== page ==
‘It starts with the wolves who disappeared from Yellowstone, the world’s first national park, in the 1920s. When they left, the entire ecosystem changed. Elk herds in the park increased their numbers and began to make quite a meal the aspens, willows, and cottonwoods that lined the streams. Vegetation declined and animals that depended on the trees left. The wolves were absent for seventy years. When they returned, the elks’ languorous browsing days were over. As the wolf packs kept the herds on the move, browsing diminished, and the trees sprang back. The roots of cottonwoods and willows once again stabilised stream banks and slowed the flow of water. This in turn, created space for animals such as beavers to return. These industrious builders could now find the materials they needed to construct their lodges and raise their families. The animals that depended on the riparian meadows came back, as well. The wolves turned out to be better stewards of the land than people, creating conditions that allowed the trees to grow and exert their influence on the landscape.[14]

Shamash was principally the judge and lawgiver, with some fertility attributes, as the brother of Inanna. He was the god of wisdom, the son of Sin the moon and ‘greater than his father’. He really became the principle god of the Sumerians and of Gilgamesh in the Epic of Gilgamesh.

Since Utu / Shamash would not help her, Inanna called her ‘brother’ Gilgamesh and asked him for help in clearing away the ‘parasites’. Gilgamesh was king and high priest of Uruk, but he also represents humankind in these stories. It was the job of Inanna’s priests to appease her when things went awry. So Gilgamesh, as her high priest and king, agreed to help her. He therefore prepared for battle.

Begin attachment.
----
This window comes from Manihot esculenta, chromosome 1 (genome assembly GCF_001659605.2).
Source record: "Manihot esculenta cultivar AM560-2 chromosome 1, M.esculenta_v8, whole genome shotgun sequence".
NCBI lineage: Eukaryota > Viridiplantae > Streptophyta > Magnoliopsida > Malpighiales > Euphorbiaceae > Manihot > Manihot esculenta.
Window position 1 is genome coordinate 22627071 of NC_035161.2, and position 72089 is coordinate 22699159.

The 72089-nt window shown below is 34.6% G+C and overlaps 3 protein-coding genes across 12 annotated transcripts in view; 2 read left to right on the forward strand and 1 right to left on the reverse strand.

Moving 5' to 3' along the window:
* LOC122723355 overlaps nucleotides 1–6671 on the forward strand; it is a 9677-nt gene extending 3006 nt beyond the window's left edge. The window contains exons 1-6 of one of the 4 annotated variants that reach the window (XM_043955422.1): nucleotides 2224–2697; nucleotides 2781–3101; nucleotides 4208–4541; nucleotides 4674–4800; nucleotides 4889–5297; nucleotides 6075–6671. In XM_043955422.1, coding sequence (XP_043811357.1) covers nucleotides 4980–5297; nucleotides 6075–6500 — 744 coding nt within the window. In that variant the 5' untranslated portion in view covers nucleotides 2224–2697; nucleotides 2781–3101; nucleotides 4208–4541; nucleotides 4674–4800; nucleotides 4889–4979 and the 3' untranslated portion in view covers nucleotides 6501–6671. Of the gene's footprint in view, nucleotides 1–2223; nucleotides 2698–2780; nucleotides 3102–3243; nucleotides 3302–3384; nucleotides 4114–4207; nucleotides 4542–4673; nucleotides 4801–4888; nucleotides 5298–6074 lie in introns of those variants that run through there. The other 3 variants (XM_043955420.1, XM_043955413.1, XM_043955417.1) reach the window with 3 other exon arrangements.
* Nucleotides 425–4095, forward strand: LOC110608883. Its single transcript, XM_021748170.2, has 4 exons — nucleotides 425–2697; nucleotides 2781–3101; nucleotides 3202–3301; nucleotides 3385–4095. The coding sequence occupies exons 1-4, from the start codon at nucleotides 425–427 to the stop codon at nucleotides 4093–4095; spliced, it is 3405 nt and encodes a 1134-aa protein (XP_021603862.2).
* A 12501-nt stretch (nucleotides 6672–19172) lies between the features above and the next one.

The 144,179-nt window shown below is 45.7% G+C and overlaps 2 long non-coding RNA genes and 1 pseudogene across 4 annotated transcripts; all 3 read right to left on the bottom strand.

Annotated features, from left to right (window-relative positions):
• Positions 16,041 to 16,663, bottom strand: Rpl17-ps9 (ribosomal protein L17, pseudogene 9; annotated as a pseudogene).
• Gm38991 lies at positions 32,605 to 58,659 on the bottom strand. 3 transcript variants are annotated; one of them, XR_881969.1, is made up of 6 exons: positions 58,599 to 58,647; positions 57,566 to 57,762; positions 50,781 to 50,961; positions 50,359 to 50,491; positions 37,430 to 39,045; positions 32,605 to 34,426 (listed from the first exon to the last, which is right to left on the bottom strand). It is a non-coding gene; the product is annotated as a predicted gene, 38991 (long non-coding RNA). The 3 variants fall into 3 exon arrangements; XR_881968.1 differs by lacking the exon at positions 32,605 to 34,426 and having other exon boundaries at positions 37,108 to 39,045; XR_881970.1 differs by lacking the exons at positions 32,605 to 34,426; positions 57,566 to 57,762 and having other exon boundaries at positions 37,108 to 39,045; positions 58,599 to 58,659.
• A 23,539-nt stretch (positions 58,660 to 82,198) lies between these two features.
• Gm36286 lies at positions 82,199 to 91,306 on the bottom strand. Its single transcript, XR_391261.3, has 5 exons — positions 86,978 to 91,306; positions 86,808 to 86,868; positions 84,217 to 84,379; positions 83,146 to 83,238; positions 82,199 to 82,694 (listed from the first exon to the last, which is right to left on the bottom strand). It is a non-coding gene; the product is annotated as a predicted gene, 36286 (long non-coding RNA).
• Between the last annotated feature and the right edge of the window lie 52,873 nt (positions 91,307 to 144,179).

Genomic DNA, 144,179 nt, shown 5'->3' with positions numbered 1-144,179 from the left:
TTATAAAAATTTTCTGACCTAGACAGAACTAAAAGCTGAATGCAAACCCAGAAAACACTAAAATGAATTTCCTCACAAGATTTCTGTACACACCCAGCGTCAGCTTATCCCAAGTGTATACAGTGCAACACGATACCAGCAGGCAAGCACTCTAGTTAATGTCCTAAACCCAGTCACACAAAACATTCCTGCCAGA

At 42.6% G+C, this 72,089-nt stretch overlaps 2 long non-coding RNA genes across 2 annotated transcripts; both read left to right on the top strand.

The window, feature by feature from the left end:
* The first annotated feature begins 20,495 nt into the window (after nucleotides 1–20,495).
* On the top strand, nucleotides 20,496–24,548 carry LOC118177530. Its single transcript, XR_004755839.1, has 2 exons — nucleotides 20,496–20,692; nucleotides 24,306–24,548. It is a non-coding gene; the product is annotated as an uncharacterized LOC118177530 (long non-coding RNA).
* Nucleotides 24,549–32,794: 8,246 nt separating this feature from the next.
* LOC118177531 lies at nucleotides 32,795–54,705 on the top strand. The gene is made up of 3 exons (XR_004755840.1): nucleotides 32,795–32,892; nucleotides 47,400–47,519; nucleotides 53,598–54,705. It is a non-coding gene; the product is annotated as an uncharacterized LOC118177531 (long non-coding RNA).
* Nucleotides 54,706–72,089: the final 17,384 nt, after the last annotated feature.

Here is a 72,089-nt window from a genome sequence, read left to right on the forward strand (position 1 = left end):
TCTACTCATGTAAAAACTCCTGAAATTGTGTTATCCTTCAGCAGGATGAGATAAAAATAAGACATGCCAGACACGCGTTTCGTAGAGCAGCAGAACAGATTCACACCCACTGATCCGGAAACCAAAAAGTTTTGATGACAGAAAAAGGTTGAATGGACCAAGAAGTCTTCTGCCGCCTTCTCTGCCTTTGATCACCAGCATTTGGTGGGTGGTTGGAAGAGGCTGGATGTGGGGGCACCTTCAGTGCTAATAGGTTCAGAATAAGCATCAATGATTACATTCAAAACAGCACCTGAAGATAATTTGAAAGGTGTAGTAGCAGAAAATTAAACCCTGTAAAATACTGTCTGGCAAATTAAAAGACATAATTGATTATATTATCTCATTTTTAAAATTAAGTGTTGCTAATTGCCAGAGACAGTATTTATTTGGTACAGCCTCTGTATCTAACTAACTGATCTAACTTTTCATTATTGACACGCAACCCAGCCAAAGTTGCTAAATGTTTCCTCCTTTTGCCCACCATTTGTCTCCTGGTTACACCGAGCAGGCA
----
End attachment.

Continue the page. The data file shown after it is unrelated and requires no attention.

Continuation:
Gilgamesh fastened on his armour which weighed fifty minas. He lifted his bronze axe, which weighed seven talents and seven minas, to his shoulder, and entered Inanna’s holy garden.

The mina was a unit of weight equivalent to 1.25 pounds, so fifty minas (62.5 lbs) would be a mighty weight to carry – powerful armour. But the number fifty indicates a return to the beginning and the primordial state, after the completion of the 7 x 7 cycle of years. He was ready to defend Inanna and go to war for her.

His bronze axe weighed seven talents and seven minas. The talent was a unit of weight which was introduced later – there were 60 minas in a talent (56.9 pounds). Thus, seven talents and seven minas were symbolic of great might and weaponry. Seven is the number of the universe and symbolises completeness or totality. For the Sumerians there are seven lunar divisions and seven days of the week. Seven was a magical number,

Gilgamesh was perfectly prepared both physically, materially and spiritually to do battle with the three ‘demons’ and rid Inanna of the parasites in her tree.

‘Gilgamesh struck the serpent who could not be charmed.
The Anzu-bird flew with his young to the mountains;
And Lilith smashed her home and fled to the wild, uninhabited places.’

Gilgamesh struck the snake – we are not told what happened to it, but we assume that it was vanquished.  Seeing the snake overcome, the Anzu-bird flew off into the mountains from where it came, thus saving its chicks. Lilith fearing for her life, smashed her home and fled to the wilderness. So Gilgamesh had successfully ‘cleared’ Inanna’s tree of its ‘demons’. He was now free to give Inanna what she craved for – her throne and her bed.

‘Gilgamesh then loosened the roots of the Huluppa-tree;
and the sons of the city, who accompanied him, cut off the branches.’

Gilgamesh then uprooted the tree and the young men of the city stripped the tree of its branches and bundled them up. Perhaps this was the first time that wood was used as a commodity. From the sacred Tree of Life, Gilgamesh built a great Temple for Inanna in Uruk:  The Throne and the Bed for the Sacred Marriage between god and man.

From the trunk of the tree he carved a throne for his holy sister.
From the trunk of the tree Gilgamesh carved a bed for Inanna.

In the time of The Epic of Gilgamesh, Inanna’s temple was a magnificent building decorated with reliefs and mosaics, comprising a great court and an inner sanctuary, with a Ziggurat behind. This was a holy mountain in miniature: an antechamber between heaven and earth where the gods could converse with men. The temples were served by a perpetual priesthood, in whose hands was almost the whole wealth of the state, and amongst whom were the archivists, teachers, scholars and mathematicians. The whole temporal power was theirs, as servants of Inanna whose estates they managed. [15]